Producers of commodities that are eligible for loans can request marketing assistance loans or LDP's on their harvested commodities. Eligible producers request loans and LDP's on or before the final loan availability date for the applicable commodity. Marketing assistance loans are 9-month loans. Producers may repay the loan at a rate that is less than the original loan rate plus interest when market prices are below the commodity loan rates, which are established by law. Marketing assistance loans accomplish two objectives. First they provide producers with interim financing by providing money for continued farming operations while not requiring the crop to be marketed during a period which commonly coincides with a producer's peak labor demands. Second, they facilitate the orderly marketing and distribution of loan eligible commodities throughout the year, since it gives the producer another option beyond sale of the crop whenever funds may be needed.
As an alternative to a marketing assistance loan, a producer may obtain an LDP on their crop. An LDP is available to a producer who, although eligible to obtain a marketing assistance loan, agrees to forgo a marketing assistance loan for the commodity in return for an LDP. The payment is the established loan rate for the applicable loan commodity less the repayment rate multiplied by the eligible quantity of the commodity. The specific material changes made to the marketing assistance loan and LDP programs by the 2002 Act being implemented in this rule are as follows:
The previous law that authorized FSA and CCC to make marketing assistance loans was the Federal Agriculture Improvement and Reform Act of 1996 (the 1996 Act). The 1996 Act limited marketing assistance loans to wheat, feed grains, oilseeds, cotton and rice. The specific oilseeds were eligible for marketing assistance loans, including sunflower, flaxseed, canola, rapeseed, safflower seed, mustard seed, crambe, and sesame seed.
The 2002 Act also authorizes marketing assistance loans for wheat, feed grains, oilseeds, cotton and rice. However, using the 2002 Act authority, USDA announced that loan eligible oilseeds for the 2002 crop year will be sunflower, flaxseed, canola, rapeseed, safflower seed and mustard seed. Thus, crambe and sesame seed are NOT eligible loan commodities for the marketing assistance loan and LDP programs.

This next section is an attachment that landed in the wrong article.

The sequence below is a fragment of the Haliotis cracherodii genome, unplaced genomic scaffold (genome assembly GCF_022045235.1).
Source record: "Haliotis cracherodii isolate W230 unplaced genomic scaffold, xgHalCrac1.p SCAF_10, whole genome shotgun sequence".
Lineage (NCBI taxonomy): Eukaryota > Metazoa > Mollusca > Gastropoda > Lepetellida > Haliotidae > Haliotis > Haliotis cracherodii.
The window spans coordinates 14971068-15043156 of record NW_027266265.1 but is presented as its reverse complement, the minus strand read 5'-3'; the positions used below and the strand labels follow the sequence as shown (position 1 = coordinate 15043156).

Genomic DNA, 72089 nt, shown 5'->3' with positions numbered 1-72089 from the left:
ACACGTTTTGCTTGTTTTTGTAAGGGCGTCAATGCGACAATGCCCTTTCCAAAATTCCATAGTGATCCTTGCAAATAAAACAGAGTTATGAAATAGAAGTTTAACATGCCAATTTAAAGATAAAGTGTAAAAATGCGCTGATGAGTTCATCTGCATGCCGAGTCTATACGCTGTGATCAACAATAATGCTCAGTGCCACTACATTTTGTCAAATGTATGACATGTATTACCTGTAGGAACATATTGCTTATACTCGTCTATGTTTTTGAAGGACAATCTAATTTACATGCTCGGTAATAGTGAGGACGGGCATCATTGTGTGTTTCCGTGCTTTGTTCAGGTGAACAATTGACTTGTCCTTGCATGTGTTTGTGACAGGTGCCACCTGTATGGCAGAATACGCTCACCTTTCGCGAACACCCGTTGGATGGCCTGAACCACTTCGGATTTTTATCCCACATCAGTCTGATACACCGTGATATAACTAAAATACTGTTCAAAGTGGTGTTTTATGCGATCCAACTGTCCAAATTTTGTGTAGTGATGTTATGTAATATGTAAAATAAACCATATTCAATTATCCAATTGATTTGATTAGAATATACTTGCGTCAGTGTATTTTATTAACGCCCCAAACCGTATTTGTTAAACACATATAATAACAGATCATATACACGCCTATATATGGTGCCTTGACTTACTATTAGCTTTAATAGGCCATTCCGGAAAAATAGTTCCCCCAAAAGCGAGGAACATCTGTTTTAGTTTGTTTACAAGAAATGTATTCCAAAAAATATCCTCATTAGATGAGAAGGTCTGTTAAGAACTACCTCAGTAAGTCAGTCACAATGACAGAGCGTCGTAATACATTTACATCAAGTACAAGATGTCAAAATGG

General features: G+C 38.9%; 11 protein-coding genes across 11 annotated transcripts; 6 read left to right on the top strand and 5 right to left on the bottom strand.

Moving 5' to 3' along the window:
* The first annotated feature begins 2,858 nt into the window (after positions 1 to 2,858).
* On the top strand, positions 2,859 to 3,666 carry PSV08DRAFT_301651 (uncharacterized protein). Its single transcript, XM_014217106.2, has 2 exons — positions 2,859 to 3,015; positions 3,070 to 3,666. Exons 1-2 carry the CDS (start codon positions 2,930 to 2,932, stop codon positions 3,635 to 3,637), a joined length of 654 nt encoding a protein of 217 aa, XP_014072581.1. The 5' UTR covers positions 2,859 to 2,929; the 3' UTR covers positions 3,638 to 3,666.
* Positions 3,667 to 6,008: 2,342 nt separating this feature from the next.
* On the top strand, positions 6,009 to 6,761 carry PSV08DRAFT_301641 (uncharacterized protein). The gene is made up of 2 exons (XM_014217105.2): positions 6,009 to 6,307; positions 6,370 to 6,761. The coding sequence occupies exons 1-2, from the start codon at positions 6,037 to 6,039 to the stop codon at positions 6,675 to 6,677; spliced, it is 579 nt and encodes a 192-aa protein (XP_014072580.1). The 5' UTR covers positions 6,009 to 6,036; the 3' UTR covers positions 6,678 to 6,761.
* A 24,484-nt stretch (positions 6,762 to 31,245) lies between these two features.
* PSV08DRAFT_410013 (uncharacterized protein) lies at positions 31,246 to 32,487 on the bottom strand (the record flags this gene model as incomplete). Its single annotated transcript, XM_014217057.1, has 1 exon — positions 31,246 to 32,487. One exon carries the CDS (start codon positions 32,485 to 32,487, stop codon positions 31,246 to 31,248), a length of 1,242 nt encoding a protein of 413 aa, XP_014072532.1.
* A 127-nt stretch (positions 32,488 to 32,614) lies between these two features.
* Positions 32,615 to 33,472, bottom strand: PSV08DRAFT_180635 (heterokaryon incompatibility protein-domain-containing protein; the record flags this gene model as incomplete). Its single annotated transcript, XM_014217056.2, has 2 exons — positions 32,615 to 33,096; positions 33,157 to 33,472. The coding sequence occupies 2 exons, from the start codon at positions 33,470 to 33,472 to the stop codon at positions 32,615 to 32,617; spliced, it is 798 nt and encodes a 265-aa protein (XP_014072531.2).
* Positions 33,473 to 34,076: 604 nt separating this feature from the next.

More significantly, the 2002 Act extended eligibility for marketing assistance loans and LDP's to peanuts, wool, mohair, honey, small chickpeas, lentils, and dry peas. The 2002 Act refers to these new loan commodities as “first time” loan commodities in section 1205(f)(1). The revisions necessary to incorporate these new commodities into the programs covered by 7 CFR part 1421 are made throughout this rule, and several major crop specific revisions are discussed below. Conforming changes are being made to other CCC regulations in distinct final rules as a result of these expanded commodity provisions of the 2002 Act.
The 2002 Act also added conditions for a producer to receive a marketing assistance loan or LDP. The major requirement added is that producers must report all cropland on the applicable farm in which the eligible loan commodity is produced. Another restriction is that the producer must be in compliance with all wetland conservation requirements and other applicable conservation programs.
Another change that affects both the crop and producer who may be eligible is that program eligibility is no longer linked to “contract” commodities. The term “contract” commodities refers to provisions in the 1996 Act authorizing marketing assistance loans to eligible producers who produced commodities on a farm covered by a Production Flexibility Contract (PFC). The 2002 Act terminated the PFC program and authorizes marketing assistance loans to eligible producers of any eligible loan commodity produced on a farm for the 2002 through 2007 crop years covered. Thus, farms are not required to be covered by a PFC to be eligible. This relaxed requirement also applies to 2001-crop marketing assistance loans. Thus, commodities produced in 2001 on a farm not covered by a PFC are eligible for LDP's.
As used in this rule beneficial interest in a commodity, means that all of the following remain with the producer: (1) Control of the commodity; (2) risk of loss; (3) title to the commodity. Beneficial interest requirements remain unchanged for most loan commodities, and, typically, all producers must retain beneficial interest in the commodity offered as collateral for a marketing assistance loan or LDP. However, the 2002 Act provides special treatment for 2001-crop and the “first time” loan commodities. Producers who lost “beneficial interest” in an eligible 2001 commodity before applying for a loan or LDP on that crop, may be eligible. Furthermore, producers of 2002-crop wool, mohair, honey, dry peas, lentils, and small chickpeas who lost beneficial interest in the 2002 crop prior to publication of the regulations are also eligible for LDP's. Likewise, producers of 2002 crop peanuts who before applying for a loan or LDP lost beneficial interest in a 2002 crop of peanuts are eligible for LDP's. Producers must request the LDP on or before the applicable final loan availability date which is January 31, 2003, for peanuts. For those LDP requests submitted after beneficial interest has been lost, the LDP rate will be based on the date it was lost. The exemptions provided in the 2002 Act are limited to those specified here. Beneficial interest must be maintained in order to receive a loan or an LDP in 2003 and subsequent crop years.